A person who completes all the requirements to legally adopt a child who is not his or her biological child. Generally, any single or married adult who is determined to be a 'fit parent' may adopt a child. Some states have special requirements, such as age or residency criteria. An adoptive parent has all the responsibilities of a biological parent.

SHARED CUSTODY

See joint custody.

IRREMEDIABLE OR IRRETRIEVABLE BREAKDOWN

The situation that occurs in a marriage when one spouse refuses to live with the other and will not work toward reconciliation. In a number of states, irremedia... (more...)
The situation that occurs in a marriage when one spouse refuses to live with the other and will not work toward reconciliation. In a number of states, irremediable breakdown is the accepted ground for a no-fault divorce. As a practical matter, courts seldom, if ever, inquire into whether the marriage has actually broken down, and routinely grant a divorce as long as the party seeking the divorce says the marriage has fallen apart. Compare incompatibility; irreconcilable differences.

PHYSICAL CUSTODY

The right and obligation of a parent to have his child live with him. Compare legal custody.

FAMILY AND MEDICAL LEAVE ACT (FMLA)

A federal law that requires employers to provide an employee with 12 weeks of unpaid leave during a year's time for the birth or adoption of a child, family hea... (more...)
A federal law that requires employers to provide an employee with 12 weeks of unpaid leave during a year's time for the birth or adoption of a child, family health needs or personal illness. The employer must allow the employee to return to the same position or a position similar to that held before taking the leave. There are exceptions to the FMLA: the most notable is that only employers with 50 or more employees are covered--about half the workforce.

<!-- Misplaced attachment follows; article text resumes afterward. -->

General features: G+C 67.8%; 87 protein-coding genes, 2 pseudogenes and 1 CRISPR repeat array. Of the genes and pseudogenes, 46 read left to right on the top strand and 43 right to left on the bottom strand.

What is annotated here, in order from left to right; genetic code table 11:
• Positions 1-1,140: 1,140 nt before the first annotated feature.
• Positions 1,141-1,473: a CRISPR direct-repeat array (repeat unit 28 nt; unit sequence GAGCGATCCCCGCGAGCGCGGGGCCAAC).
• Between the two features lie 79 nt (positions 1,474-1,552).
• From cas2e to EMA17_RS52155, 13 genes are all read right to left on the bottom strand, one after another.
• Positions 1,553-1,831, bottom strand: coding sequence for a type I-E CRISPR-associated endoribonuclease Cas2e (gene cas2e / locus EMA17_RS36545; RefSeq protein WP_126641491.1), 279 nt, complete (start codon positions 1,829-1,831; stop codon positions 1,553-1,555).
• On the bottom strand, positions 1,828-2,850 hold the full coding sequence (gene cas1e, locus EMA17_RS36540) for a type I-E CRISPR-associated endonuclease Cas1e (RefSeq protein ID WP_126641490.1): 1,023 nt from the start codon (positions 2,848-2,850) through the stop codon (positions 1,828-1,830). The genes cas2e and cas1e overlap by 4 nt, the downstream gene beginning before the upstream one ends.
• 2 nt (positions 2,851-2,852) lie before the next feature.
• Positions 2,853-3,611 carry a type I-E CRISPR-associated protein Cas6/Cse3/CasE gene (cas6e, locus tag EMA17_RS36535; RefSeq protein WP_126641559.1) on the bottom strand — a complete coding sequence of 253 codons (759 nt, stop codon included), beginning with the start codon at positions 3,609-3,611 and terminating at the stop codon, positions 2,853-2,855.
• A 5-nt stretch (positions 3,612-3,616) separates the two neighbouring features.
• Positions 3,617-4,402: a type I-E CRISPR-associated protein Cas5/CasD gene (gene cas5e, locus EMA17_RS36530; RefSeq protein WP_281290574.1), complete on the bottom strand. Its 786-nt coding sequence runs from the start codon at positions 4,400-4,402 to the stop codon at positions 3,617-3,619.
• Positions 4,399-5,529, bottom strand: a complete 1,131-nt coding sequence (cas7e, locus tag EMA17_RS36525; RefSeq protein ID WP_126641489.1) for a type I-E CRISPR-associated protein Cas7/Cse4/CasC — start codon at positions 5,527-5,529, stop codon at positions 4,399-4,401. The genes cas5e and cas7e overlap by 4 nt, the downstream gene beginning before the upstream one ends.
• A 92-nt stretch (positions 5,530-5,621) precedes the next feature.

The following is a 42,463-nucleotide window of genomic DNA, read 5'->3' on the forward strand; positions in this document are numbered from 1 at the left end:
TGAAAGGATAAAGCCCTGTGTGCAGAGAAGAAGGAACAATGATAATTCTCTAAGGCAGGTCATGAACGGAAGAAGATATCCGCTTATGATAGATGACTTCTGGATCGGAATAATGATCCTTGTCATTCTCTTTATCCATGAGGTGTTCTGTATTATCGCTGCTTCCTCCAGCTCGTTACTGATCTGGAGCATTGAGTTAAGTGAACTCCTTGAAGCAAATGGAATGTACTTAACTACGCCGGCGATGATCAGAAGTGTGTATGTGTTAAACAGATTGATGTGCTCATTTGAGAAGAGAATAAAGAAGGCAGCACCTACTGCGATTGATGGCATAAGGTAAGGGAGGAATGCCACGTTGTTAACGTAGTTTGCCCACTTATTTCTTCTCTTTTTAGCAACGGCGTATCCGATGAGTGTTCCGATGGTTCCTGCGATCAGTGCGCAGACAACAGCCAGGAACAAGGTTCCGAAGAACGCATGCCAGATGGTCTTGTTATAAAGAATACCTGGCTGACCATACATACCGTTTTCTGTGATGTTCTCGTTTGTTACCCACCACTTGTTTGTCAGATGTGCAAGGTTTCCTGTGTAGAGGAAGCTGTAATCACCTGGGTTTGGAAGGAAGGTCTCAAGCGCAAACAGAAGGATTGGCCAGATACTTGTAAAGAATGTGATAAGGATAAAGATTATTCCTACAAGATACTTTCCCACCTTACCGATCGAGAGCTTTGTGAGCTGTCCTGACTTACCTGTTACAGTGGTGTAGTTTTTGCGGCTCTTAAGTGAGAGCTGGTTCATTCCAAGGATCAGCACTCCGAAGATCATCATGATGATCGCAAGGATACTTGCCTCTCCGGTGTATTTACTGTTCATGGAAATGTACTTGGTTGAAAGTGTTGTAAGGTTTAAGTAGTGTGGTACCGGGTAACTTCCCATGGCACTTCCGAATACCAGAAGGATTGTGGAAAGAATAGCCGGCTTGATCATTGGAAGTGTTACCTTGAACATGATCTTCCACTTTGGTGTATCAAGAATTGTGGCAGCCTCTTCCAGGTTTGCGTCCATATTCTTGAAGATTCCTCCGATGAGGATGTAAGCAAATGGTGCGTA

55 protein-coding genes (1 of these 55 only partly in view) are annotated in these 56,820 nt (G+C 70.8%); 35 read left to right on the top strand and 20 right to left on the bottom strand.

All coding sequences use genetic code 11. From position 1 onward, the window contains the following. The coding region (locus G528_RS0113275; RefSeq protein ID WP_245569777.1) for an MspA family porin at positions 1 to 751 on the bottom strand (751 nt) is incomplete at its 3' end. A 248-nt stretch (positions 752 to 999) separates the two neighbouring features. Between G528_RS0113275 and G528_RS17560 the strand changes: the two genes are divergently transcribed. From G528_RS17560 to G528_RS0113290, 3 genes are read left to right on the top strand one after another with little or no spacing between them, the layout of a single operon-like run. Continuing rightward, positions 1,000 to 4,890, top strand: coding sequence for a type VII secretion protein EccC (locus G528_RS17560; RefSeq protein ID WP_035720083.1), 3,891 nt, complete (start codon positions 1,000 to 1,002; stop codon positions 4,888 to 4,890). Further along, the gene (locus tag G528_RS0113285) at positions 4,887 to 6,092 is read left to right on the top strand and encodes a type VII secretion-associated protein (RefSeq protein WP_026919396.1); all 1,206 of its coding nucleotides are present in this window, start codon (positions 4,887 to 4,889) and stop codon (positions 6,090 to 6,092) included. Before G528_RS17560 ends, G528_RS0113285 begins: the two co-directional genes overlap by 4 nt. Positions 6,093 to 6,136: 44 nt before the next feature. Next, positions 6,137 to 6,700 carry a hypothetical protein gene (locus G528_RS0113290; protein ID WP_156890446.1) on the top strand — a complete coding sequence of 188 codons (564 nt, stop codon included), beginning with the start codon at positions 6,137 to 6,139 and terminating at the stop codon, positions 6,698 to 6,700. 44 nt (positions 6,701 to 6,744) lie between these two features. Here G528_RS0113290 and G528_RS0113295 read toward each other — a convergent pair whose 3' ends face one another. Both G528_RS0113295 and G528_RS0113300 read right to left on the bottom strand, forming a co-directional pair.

SAMPLE LEGAL CASES

In re Sophia GL

... Judge Love did not respond. On September 13, 2006, Andrew filed a contest to registration of the Indiana child custody determination. ... It's anticipated under the Uniform Child Custody Jurisdiction Act that Judges are supposed to talk to one another. ...

In re Custody of MCC

... 518, 544 NE2d 1293. It is clear, however, that physical custody is not determined based on physical possession of the child at time the custody petition is filed. ... 690, 491 NE2d 1150 (1986) (standing "should not turn on" who had the child when the custody petition was filed). ...

Smith v. Freeman

... 1072 In Sorenson, a petition for dissolution of marriage was at issue, including child custody. ... 640, 487 NE2d 84. Moreover, since the circuit court retains jurisdiction during the child's minority, this serves as an added protection in child custody cases. ...